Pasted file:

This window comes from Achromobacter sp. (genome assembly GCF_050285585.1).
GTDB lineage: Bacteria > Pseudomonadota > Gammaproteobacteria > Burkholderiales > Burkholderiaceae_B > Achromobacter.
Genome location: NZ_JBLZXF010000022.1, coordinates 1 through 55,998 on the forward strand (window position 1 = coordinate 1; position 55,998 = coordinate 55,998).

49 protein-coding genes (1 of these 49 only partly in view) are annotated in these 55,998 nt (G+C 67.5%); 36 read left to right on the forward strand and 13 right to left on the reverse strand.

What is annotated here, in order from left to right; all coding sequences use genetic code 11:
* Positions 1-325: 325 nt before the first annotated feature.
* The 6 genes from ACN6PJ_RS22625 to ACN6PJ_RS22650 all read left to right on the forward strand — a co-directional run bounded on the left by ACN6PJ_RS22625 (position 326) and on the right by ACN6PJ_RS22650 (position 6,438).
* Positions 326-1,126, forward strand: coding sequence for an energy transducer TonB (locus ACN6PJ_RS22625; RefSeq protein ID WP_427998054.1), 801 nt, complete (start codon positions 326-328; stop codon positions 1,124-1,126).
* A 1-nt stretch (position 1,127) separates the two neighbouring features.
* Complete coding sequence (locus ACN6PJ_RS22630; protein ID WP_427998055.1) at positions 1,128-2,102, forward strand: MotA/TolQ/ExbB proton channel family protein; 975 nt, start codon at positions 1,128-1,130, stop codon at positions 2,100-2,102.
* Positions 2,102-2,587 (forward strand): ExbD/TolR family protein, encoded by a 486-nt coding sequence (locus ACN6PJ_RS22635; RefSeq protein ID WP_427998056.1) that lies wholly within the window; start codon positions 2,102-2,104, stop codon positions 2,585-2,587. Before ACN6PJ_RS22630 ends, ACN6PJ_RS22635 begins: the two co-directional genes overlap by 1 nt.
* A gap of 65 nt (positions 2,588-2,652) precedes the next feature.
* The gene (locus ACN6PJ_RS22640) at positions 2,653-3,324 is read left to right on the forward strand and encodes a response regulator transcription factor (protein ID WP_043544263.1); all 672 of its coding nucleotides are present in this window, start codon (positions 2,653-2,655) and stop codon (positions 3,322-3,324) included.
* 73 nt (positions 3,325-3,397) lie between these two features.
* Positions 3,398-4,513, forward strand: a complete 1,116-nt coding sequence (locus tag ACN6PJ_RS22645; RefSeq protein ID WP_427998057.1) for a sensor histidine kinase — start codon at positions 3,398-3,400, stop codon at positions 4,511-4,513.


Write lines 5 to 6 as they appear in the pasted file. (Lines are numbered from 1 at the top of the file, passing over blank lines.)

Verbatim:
What is annotated here, in order from left to right; all coding sequences use genetic code 11:
* Positions 1-325: 325 nt before the first annotated feature.